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CNP Feedback — Contemporary Hymns

The "Feedback Box" on the CanticaNOVA Publications website has proven quite effective in promoting communications on a variety of subjects, and expressing concerns of liturgists and musicians. From time to time, we'll compile a few of these questions or comments and put them in public view, with the hope that others with similar concerns may benefit from their content.

Q. Dear CNP:

I am a music director who wholeheartedly agrees with your viewpoint about contemporary liturgical music with a narcissistic bent. However, I can also find much in the contemporary repertoire which is liturgically sound, Christ-centered and inspiring to my choir and those in the pew. I do not understand a broad brush approach which brands anything that isn't Gregorian chant, highbrow sounding, or rigid in structure as inferior or unacceptable. In my experience, a good mix of traditional hymns, chant and good contemporary hymns can provide a solid and appealing liturgical foundation.

New Song Aficionado

A. Dear New:

I completely agree with you about a mix of traditional hymnody, chant and contemporary hymns being the best option for congregational music. If our website presents a contrary message, it is unintentional. Even our name, CanticaNOVA, means "new songs" in Latin.

Our hymn suggestions on the Liturgical Planning pages come from ten standard hymnals that we feel are worthy of use in parishes. We do not recommend any "missalette-style" worship aids — congregational music should not be disposable. We also do not include hymnals that offer mostly new and often trite selections (like Gather or JourneySongs). We limit our hymnal choices to solid, standard volumes — hence, all our suggestions come from that repertoire. This does not mean that one shouldn't choose good hymns from other contemporary sources.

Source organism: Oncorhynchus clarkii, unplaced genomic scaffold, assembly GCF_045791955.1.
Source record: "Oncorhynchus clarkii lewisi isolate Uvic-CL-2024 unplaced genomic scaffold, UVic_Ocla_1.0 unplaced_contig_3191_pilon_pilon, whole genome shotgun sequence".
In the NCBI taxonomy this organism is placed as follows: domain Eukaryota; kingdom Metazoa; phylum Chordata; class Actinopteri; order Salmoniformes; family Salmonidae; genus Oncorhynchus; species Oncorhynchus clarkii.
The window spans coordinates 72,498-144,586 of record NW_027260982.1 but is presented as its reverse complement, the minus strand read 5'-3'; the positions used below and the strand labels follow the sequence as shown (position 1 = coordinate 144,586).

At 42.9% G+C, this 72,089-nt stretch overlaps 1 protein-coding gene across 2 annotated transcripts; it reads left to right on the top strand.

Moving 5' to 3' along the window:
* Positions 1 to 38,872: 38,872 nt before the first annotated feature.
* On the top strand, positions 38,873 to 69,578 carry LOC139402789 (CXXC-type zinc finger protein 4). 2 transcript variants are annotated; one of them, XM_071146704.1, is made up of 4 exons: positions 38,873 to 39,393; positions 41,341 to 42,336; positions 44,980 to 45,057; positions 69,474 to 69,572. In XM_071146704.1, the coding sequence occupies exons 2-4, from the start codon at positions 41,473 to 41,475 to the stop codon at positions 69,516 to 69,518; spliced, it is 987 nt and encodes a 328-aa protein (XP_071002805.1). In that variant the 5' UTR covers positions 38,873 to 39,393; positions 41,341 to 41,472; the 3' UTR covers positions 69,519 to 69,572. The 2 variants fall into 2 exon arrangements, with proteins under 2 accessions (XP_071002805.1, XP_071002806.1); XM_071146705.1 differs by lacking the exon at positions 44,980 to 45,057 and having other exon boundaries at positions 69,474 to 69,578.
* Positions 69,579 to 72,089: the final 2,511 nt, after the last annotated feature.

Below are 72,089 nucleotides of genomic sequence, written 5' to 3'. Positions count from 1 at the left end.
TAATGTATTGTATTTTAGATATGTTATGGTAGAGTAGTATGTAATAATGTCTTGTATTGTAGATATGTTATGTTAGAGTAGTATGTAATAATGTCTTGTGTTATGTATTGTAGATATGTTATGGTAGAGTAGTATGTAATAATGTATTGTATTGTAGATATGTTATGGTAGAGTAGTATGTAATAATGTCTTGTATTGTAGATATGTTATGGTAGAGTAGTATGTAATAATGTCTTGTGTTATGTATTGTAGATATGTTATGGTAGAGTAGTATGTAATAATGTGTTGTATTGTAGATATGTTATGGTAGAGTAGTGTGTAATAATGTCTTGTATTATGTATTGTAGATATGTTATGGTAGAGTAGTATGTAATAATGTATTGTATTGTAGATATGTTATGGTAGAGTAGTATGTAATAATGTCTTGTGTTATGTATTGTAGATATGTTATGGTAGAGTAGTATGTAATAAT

While our Musical Musings section contains many articles bemoaning the proliferation of the "Voice of God" and "Sing of Us" genre of contemporary songs, we do not disdain the many good selections that are being written today. We even offer our own Hymn Resource Collection of modern hymns, and we publish a variety of music by contemporary (meaning still-living) composers.

Here is a list of some good hymns in the popular OCP Music Issue [taken from the 2002 edition]:
#312   Let Us Go to the Altar (Schutte)
#351   Ubi caritas (Hurd)
#363   Celtic Alleluia (O'Carroll)
#386   Church of God (Daly)
#399   Jesus, Remember Me (Berthier)
#401   Christ Be beside Me (Wasson)
#404   Come, My Way (Vaughan Williams)
#426   Out of Darkness (Walker) with the original text
#435   Where Charity & Love Prevail (Benoit) with the original text
#437   In Perfect Charity (DeBruyn)
#464   O God, You Search Me (Farrell)
#481   We Walk by Faith (Haugen)
#483   All the Earth (Deiss) with the original text
#521   The Cry of the Poor (Foley) with the original text
#551   Festival Canticle (Hillert)
#554   This Day Was Made by the Lord (Walker)
#575   Canticle of Zachary (Joncas)
#577   Benedictus (Farrell)
#605   We Praise You, O God (Jones)
#661   Song of Farewell (Sands)
#666   How Lovely Is Your Dwelling Place (DeBruyn)
#682   My Soul Rejoices (Alstott) with the original text
#689   O Holy Mary (Alstott)
#690   Mary's Song (Rieth)
#849   Magnificat (Farrell)
I've used many of these in my own parish. There are, of course, numerous other examples of resources from which to draw quality hymns. I hope some of your favorites are among those listed here.

Gary Penkala
CanticaNOVA Publications

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